Understanding Criminology: Current Theoretical Debates

By Sandra Walklate | Go to book overview
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Administrative criminology A term coined by Jock Young to describe the criminological research conducted by the UK Home Office during the 1980s with a focus on managing the problem of crime.

Categorical theory A concern with the ways in which the social construction of the terms 'man' and 'woman' impact on the lives of individuals.

Citizenship A term encompassing those who are included and excluded from the rewards of the social system.

Classical criminology Criminological work that considers the individual as having free will and engaging in crime as a process of rational decision making.

Crime Lawbreaking behaviour.

Criminal victimization survey A sample survey of the general population designed to measure experiences and perceptions of crime. They were developed to offer a picture of the 'dark' figure of crime, that is, crime not reported or recorded in official statistics.

Critical criminology A term used in a variety of ways but in general referring to the kind of criminology that is concerned to unravel the ways in which talk about crime both defines and controls crime as a problem. It pays particular attention to the ways in which the variables of race, class and gender are played out in the criminal justice system.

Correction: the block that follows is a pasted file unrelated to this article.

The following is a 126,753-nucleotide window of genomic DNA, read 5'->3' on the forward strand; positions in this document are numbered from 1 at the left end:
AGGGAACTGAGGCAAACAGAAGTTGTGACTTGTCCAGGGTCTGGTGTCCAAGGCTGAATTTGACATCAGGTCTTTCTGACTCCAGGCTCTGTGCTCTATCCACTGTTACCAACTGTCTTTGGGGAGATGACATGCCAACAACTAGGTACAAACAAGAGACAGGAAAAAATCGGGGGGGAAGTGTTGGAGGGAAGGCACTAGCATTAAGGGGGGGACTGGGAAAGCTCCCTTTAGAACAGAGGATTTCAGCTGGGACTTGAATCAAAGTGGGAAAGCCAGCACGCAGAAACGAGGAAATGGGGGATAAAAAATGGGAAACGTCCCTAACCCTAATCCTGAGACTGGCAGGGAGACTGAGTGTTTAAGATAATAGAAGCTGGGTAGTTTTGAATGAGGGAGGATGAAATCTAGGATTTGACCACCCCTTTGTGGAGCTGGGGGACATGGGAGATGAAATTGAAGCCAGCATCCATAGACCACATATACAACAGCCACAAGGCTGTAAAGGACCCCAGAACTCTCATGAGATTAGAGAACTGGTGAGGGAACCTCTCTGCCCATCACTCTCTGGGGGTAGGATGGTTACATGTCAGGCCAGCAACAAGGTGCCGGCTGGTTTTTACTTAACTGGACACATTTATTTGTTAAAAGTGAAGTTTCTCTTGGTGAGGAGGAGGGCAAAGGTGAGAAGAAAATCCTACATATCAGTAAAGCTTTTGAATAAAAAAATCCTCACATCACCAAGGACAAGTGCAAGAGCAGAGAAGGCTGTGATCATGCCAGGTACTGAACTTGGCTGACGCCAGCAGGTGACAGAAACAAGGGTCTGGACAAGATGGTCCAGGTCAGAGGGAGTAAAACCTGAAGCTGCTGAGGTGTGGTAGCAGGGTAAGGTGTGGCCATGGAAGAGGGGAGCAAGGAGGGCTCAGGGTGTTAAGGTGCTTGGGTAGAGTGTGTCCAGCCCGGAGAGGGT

Critical victimology A term used in a variety of ways, but referring here to the potential use and value of applying the structuration theory of Giddens to the victimization experience.

Cultural criminology A way of thinking about crime that situates our understandings within the processes in which criminal behaviour is creatively produced, interacted with and assigned meaning in a cultural context.

Differential opportunity A term associated with the work of Cloward and Ohlin referring to the different structures of opportunities for achieving both legitimate and illegitimate goals within any particular community.

Functionalism A view of society as interdependent parts whose consensual coexistence is necessary for the adequate functioning of the whole.


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